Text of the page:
The result of all this, of course, is a climate of fear, entrenched positions and conservative science. Funding agencies - and grant reviewers - don't want to be accused of supporting work that is incorrect, so they reward the incremental, safe projects at the expense of the bold and risky. Scientists don't want to be pilloried by their colleagues for having made a mistake, so they tend to do the incremental, safe projects and eschew the bold and risky. And those who do slip up are often punished far out of proportion to the real import of what they have done.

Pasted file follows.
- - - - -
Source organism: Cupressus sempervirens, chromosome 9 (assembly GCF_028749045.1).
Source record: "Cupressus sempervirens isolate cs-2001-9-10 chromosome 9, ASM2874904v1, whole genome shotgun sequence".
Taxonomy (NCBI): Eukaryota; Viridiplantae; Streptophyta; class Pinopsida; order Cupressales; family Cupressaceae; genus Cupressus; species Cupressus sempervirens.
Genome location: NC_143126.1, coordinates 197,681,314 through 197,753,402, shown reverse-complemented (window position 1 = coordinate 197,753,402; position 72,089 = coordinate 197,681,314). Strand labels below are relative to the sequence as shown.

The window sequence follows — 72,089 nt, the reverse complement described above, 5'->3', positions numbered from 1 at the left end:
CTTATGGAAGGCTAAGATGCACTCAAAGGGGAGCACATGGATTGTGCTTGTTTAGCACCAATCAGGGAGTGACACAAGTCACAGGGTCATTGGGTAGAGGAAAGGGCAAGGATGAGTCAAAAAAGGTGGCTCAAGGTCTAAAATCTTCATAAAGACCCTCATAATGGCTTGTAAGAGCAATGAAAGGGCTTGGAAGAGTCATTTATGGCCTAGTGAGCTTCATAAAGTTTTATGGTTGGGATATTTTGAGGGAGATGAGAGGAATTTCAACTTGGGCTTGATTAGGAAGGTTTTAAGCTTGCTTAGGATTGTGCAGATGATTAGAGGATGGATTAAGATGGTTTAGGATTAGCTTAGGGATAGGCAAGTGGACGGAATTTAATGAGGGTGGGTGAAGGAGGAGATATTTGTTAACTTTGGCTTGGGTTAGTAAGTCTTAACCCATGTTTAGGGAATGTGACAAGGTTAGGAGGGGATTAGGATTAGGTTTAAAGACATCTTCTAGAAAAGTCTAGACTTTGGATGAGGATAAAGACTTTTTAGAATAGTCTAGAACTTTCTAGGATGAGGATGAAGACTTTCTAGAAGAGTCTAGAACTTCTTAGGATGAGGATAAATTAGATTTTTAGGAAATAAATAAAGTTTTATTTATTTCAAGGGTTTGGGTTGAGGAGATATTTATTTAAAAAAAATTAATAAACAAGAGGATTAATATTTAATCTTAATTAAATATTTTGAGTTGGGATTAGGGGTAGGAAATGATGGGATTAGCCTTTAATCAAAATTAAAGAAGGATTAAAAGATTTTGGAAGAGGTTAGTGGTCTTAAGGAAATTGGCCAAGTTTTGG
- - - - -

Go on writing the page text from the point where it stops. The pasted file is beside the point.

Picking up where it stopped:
I worry that a significant component of the current enthusiasm for data-gathering, as opposed to hypothesis-driven, biology stems from this climate. 'Discovery-oriented' research seems much safer: so long as you get the sequence right, or the crystal structure right - so long as you deliver the mass of data that you promised - you can't make a mistake. With only obvious conclusions to draw from those data, errors of interpretation are practically impossible. And data gathering usually doesn't involve clever experimental design that requires numerous controls to avoid artifacts. Funding agencies love it because they can point to tangible results that are always 'correct'. If we're not careful, our rush to punish those of us who make mistakes may turn some of the best of a generation of scientists away from the difficult, but essential job of trying to figure out what all these data really means.